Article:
Classic Wine Pairings Meet Sake!
Apr. 15. 2021 writer
The rosé craze doesn’t end with wine. Here’s how sake is taking pink to the next level.
Once considered unattractive and passé, rosé wine has changed trajectory and become one of the fastest growing segments of the beverage market.
Chasing rosé’s meteoric rise, the likes of sake, beer, cannabis, and even coffee are recently exploring the blush revolution, too. Sake, in particular, is taking rosé to new heights with original production techniques, vibrant rice varieties and more. Sake rosé all day is officially here to stay.
Believe it or not, rice grains are not just white in color! Trailblazing master brewers are producing outstanding products with ancient rice grains historically used for traditional celebrations. One of the most successful sake of this kind is Mukai Shuzo’s ‘Inemankai’ Junmai Genshu from Yosa-gun, Kyoto, made with Murasaki Komachi red rice. This sake has an intense crimson color, but what is most impressive is what’s presented on the palate. Its relatively high acidity balances an off-dry sweetness, with vivacious flavors of cherries, mandarin skin and bacon fat. In the wine world, this sake is most similar to a Saignée method Shiraz or a robust rosé Port.
Another unusual sake with a light purple color is Dewatsuru Sakura Emaki from Akita, Japan. Using Asamurasaki and the one thousand year-old purple rice strain Okunomurasaki, this elegant sake reminiscent of Provençal quaffers delivers fruity notes of violets, plums and blackberries.
An effective technique for achieving a unique color in sake stems from a mutation of the yeast strain #10. Utilized by Takachiyo Shuzo in Minamiuonuma, Niigata, this strain’s special feature is its ability to oxidize particular compounds, turning resulting sake a light shade of red. The Nagasaki region’s Takachiyo Brewery uses it to produce 59 Red Yeast Nama Rosé, a semi-sweet sake with elevated acidity that delivers bright aromas of vanilla bean, peaches and steamed rice. Another popular choice is Tatebayashi, Gunma Prefecture brewery Ryujin Shuzo’s “Oze no Yukidoke ‘Ozé x Rosé’ Junmai Daiginjo.” Also a touch sweet, this prestigious pink sake is brimming with cranberry, tangerine and red plum notes.
Some parallels of this style from the wine world include Spanish Rosado, as well as Tavel, a magenta-colored Grenache-based blend from the Southern Rhône in France.
An unlikely source of color comes from a sake brewer’s take on the addition of hops during beer production. Hops are the flowers of the Humulus Lupulus plant, best known for their role in beer production, that provide bitterness, preservative characteristics and aromas ranging from citrus to floral. Dry-hopping, in the sake context, is the process of adding hops later in the fermentation process for a very brief period. The result is very sophisticated sake with modern Muscat grape-like aromas and a touch of color. Two former beer brewers from the USA who now make sake are creating these interesting beer-sake hybrids with amazing results.
“Pour like a rosé with the nose of an IPA,” is what Brooklyn Kura says of their “Occidental” Dry-hopped Junmai Ginjo. Featuring pungent aromas of honeysuckle and lavender oil, the nose of this brew hints at blossoms; then the palate continues with tropical tones and a lightly bitter finish. Another American producer making strides is Setting Sun Sake Brewing Co. from San Diego, California. They’ve dry-hopped their 2020 “Hoppy” Junmai Ginjo Nama with Citra hops, resulting in aromas of papaya, meyer lemons and herbs.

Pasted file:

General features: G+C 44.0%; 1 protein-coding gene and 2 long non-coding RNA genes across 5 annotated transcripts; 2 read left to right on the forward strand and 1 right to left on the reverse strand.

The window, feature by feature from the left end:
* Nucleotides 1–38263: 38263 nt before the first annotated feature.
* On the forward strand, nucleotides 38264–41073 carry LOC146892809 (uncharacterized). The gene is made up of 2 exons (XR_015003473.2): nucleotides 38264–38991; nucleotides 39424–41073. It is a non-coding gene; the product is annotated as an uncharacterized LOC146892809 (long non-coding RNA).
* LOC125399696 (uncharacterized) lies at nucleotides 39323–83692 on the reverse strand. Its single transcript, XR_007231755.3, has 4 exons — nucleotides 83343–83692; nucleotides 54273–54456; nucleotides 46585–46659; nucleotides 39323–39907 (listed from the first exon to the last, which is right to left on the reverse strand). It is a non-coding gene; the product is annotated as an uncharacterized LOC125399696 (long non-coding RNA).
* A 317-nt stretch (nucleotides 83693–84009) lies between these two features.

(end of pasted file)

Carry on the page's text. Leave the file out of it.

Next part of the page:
Beverages that compare most to these unique beauties are Moscato and Frappato blended rosé from Sicily and Lagunitas Hoppy Refresher. While the latter is zero alcohol sparkling water, it includes a variety of hops and showcases their flavor allowing them to shine in a similar fashion.
Umeshu is Japan’s original rosé-like beverage that’s been around since long before the modern rosé craze. Quite simply, the product consists of ume, a stone fruit related to plums and apricots, steeped in shochu or white liquor with sugar. This yields a beverage with rich textures, ample fruit aromas, and shades of red with golden gleams. Certain recipes skirt Japanese homebrewing laws, making umeshu a popular homemade beverage for locals. Colloquially known as “plum wine” in export markets, umeshu is actually closer to a liqueur in style. But there are some fantastic examples of umeshu using sake as a base that can easily cross over into the rosé sector.
Using spirits in their recipe, Choya is the most famous company making classic umeshu today. But there are also small production premium ume sake worth seeking out. Ippongi Hot Devil from Fukui is a sake-based beverage infused with ume essence and hot spices. Chilled straight up is the best serving recommendation, but it can also be combined with milk to cut the heat of the spices. A more elegant rendition of this traditional style is Nanbu Bijin Muto Umeshu made with Junmai sake and ume plums. It displays the natural sugar of the ume with notes of nectarine, nougat and strawberry jam without the addition of ingredient sugar.
The only beverages that come even remotely close to comparing with umeshu are limoncello from Southern Italy and perhaps fruit-infused Sangria cocktails. This is a truly exclusive and historic rosé sake category.
Even though rosé may seem like a fad, the staying power of colored sake is all but assured. The industry has developed techniques to add color with hop varieties, by isolating yeast strains or by cultivating ancient rice grains. Combined with umeshu, Japan’s first “rosé,” pink sake will fight against fleeting tendencies and is sure to win the test of time.
Top Image: Photo by Dennis Vinther on Unsplash